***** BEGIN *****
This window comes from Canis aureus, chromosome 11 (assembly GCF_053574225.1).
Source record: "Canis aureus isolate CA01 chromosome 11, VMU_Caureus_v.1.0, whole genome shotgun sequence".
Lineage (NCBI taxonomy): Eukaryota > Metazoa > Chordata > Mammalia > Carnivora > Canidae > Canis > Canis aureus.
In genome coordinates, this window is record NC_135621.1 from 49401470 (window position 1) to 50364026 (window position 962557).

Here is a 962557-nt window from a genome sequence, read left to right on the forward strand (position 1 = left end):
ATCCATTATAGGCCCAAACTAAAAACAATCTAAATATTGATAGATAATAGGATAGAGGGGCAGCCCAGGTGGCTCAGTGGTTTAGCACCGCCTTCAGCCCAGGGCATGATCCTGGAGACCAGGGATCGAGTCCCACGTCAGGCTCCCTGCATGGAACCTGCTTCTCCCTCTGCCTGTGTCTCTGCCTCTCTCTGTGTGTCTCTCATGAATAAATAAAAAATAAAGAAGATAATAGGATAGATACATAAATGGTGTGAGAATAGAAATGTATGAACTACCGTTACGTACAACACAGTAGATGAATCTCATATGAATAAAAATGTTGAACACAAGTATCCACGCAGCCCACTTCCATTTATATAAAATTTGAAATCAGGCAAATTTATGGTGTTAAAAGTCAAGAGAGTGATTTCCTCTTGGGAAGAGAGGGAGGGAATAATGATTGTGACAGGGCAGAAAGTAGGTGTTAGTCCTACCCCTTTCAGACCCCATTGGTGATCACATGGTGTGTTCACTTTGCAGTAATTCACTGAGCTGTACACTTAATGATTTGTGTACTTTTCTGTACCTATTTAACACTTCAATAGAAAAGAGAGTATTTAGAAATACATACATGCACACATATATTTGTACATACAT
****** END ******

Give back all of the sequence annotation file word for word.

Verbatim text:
This window comes from Canis aureus, chromosome 11 (assembly GCF_053574225.1).
Source record: "Canis aureus isolate CA01 chromosome 11, VMU_Caureus_v.1.0, whole genome shotgun sequence".
Lineage (NCBI taxonomy): Eukaryota > Metazoa > Chordata > Mammalia > Carnivora > Canidae > Canis > Canis aureus.
In genome coordinates, this window is record NC_135621.1 from 49401470 (window position 1) to 50364026 (window position 962557).

Here is a 962557-nt window from a genome sequence, read left to right on the forward strand (position 1 = left end):
ATCCATTATAGGCCCAAACTAAAAACAATCTAAATATTGATAGATAATAGGATAGAGGGGCAGCCCAGGTGGCTCAGTGGTTTAGCACCGCCTTCAGCCCAGGGCATGATCCTGGAGACCAGGGATCGAGTCCCACGTCAGGCTCCCTGCATGGAACCTGCTTCTCCCTCTGCCTGTGTCTCTGCCTCTCTCTGTGTGTCTCTCATGAATAAATAAAAAATAAAGAAGATAATAGGATAGATACATAAATGGTGTGAGAATAGAAATGTATGAACTACCGTTACGTACAACACAGTAGATGAATCTCATATGAATAAAAATGTTGAACACAAGTATCCACGCAGCCCACTTCCATTTATATAAAATTTGAAATCAGGCAAATTTATGGTGTTAAAAGTCAAGAGAGTGATTTCCTCTTGGGAAGAGAGGGAGGGAATAATGATTGTGACAGGGCAGAAAGTAGGTGTTAGTCCTACCCCTTTCAGACCCCATTGGTGATCACATGGTGTGTTCACTTTGCAGTAATTCACTGAGCTGTACACTTAATGATTTGTGTACTTTTCTGTACCTATTTAACACTTCAATAGAAAAGAGAGTATTTAGAAATACATACATGCACACATATATTTGTACATACAT